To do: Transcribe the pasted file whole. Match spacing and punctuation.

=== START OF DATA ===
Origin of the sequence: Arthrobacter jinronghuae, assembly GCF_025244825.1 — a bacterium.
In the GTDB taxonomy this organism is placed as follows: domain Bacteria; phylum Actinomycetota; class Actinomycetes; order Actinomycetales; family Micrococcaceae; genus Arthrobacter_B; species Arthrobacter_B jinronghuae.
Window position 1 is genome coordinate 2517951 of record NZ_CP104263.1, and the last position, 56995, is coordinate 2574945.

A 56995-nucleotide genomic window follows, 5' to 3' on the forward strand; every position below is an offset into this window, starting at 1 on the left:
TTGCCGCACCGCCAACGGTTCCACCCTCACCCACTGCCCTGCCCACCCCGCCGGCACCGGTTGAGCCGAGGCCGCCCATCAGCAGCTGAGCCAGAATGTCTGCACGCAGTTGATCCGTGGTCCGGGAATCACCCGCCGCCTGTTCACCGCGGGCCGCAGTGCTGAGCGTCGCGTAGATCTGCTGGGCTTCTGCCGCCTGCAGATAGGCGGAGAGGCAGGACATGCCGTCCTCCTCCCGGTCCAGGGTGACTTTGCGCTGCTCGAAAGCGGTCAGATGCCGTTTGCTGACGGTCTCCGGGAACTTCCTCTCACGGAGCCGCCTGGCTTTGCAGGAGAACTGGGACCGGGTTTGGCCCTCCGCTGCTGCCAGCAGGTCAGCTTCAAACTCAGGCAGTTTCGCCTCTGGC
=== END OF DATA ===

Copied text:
Origin of the sequence: Arthrobacter jinronghuae, assembly GCF_025244825.1 — a bacterium.
In the GTDB taxonomy this organism is placed as follows: domain Bacteria; phylum Actinomycetota; class Actinomycetes; order Actinomycetales; family Micrococcaceae; genus Arthrobacter_B; species Arthrobacter_B jinronghuae.
Window position 1 is genome coordinate 2517951 of record NZ_CP104263.1, and the last position, 56995, is coordinate 2574945.

A 56995-nucleotide genomic window follows, 5' to 3' on the forward strand; every position below is an offset into this window, starting at 1 on the left:
TTGCCGCACCGCCAACGGTTCCACCCTCACCCACTGCCCTGCCCACCCCGCCGGCACCGGTTGAGCCGAGGCCGCCCATCAGCAGCTGAGCCAGAATGTCTGCACGCAGTTGATCCGTGGTCCGGGAATCACCCGCCGCCTGTTCACCGCGGGCCGCAGTGCTGAGCGTCGCGTAGATCTGCTGGGCTTCTGCCGCCTGCAGATAGGCGGAGAGGCAGGACATGCCGTCCTCCTCCCGGTCCAGGGTGACTTTGCGCTGCTCGAAAGCGGTCAGATGCCGTTTGCTGACGGTCTCCGGGAACTTCCTCTCACGGAGCCGCCTGGCTTTGCAGGAGAACTGGGACCGGGTTTGGCCCTCCGCTGCTGCCAGCAGGTCAGCTTCAAACTCAGGCAGTTTCGCCTCTGGC